Monday, 21 April 2014

Not a Drop to Drink (Not a Drop to Drink #1) by Mindy McGinnis

Not a Drop to Drink (Not a Drop to Drink, #1)
Blurb (from Goodreads):
Regret was for people with nothing to defend, people who had no water.

Lynn knows every threat to her pond: drought, a snowless winter, coyotes, and, most importantly, people looking for a drink. She makes sure anyone who comes near the pond leaves thirsty, or doesn't leave at all.

Confident in her own abilities, Lynn has no use for the world beyond the nearby fields and forest. Having a life means dedicating it to survival, and the constant work of gathering wood and water. Having a pond requires the fortitude to protect it, something Mother taught her well during their quiet hours on the rooftop, rifles in hand.

But wisps of smoke on the horizon mean one thing: strangers. The mysterious footprints by the pond, nighttime threats, and gunshots make it all too clear Lynn has exactly what they want, and they won’t stop until they get it….

With evocative, spare language and incredible drama, danger, and romance, debut author Mindy McGinnis depicts one girl’s journey in a barren world not so different than our own.

Not a Drop to Drink by Mindy McGinnis

My rating: 3.38 of 5 stars

Not a Drop to Drink (Not a Drop to Drink, #1)(Source: I own a copy of this book.)
16-year-old Lynn lives with her mother in the basement of their house by a small pond. There is a water shortage and so Lynn and her mother must defend their small water supply from anyone who would try to steal it from them.
How long can Lynn and her mother protect their pond? And will they ever let anyone else into their lives?

This was an interesting dystopian story, but there were just too many irritating little anomalies that made this less enjoyable.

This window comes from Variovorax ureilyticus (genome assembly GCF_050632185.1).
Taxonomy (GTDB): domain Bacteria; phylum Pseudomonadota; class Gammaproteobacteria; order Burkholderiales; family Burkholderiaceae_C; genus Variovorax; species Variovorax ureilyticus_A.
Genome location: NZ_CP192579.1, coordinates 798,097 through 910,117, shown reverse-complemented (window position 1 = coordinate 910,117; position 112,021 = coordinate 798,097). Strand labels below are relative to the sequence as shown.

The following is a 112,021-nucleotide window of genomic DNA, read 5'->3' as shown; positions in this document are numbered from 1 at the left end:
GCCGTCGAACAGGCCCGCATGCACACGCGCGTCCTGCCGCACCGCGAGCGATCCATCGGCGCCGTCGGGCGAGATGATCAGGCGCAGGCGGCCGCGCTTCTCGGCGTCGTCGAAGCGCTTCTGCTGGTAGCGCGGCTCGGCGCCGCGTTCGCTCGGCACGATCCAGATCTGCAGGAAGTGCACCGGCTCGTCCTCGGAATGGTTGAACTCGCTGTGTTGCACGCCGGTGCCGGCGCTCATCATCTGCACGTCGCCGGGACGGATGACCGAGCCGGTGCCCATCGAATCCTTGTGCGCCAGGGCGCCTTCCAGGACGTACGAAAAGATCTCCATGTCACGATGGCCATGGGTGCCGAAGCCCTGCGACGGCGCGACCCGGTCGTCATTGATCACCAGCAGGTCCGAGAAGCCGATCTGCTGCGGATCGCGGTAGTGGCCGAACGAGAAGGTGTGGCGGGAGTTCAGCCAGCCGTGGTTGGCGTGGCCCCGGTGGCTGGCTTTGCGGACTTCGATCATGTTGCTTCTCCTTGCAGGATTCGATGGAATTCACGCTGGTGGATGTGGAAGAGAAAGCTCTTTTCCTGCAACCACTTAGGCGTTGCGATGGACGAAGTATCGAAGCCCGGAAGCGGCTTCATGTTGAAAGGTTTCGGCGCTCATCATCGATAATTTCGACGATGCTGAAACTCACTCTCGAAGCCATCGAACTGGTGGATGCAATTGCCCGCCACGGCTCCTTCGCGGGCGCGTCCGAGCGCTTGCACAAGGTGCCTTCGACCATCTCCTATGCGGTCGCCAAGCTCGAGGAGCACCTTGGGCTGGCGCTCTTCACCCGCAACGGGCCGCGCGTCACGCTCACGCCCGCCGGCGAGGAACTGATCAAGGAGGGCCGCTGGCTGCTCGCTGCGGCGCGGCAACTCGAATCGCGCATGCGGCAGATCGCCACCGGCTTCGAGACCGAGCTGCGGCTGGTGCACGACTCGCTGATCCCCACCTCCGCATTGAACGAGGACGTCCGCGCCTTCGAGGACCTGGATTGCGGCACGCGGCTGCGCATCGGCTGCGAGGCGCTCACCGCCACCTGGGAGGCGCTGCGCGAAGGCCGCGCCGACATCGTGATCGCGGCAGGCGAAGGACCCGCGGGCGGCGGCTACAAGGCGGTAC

Lynn was an okay character, but her mother had raised her maybe a little too hard. She seemed to see everyone who wasn’t her mother as an enemy, and maybe was a little too harsh at times. Her fire now, and think later attitude seriously got her into trouble.

The storyline in this was okay, and there were several exciting and unexpected moments, but the world-building just let it down a bit. I thought there just wasn’t enough information about how this water shortage had come about, and what the situation was. Lynn and her mother had been living by this pond for over 16 years, and a lot can happen in 16 years! I really wanted to know what was going on in the world, and how Lynn and her mother fit into this situation.

There were also other random little unexplained things that began to bother me in this book. Where did they get their coffee and hot chocolate from? Why was it okay to leave the pond unguarded one minute, and not the next? Why would you rinse animal blood off in your pond when it’s your only source of water? What do they use for a toilet? How did two women manage to get a piano into the attic?! Why do they never run out of petrol or bullets? Why was there even a water shortage in the first place? Why was there a limit on how many children you could have?

There was a touch of romance, but nothing much, and it wasn’t really a main storyline.
The end was okay, but I felt like there was a lot left unanswered. I think I will read the next book though, as I did like the story overall. I was a little upset with the sad thing that happened at the end though.
Overall; okay dystopian story, but too many unanswered questions.
6.75 out of 10.

1 comment:

  1. Those are good questions. I hate when dystopians leave so much unanswered. But I want to read this one too.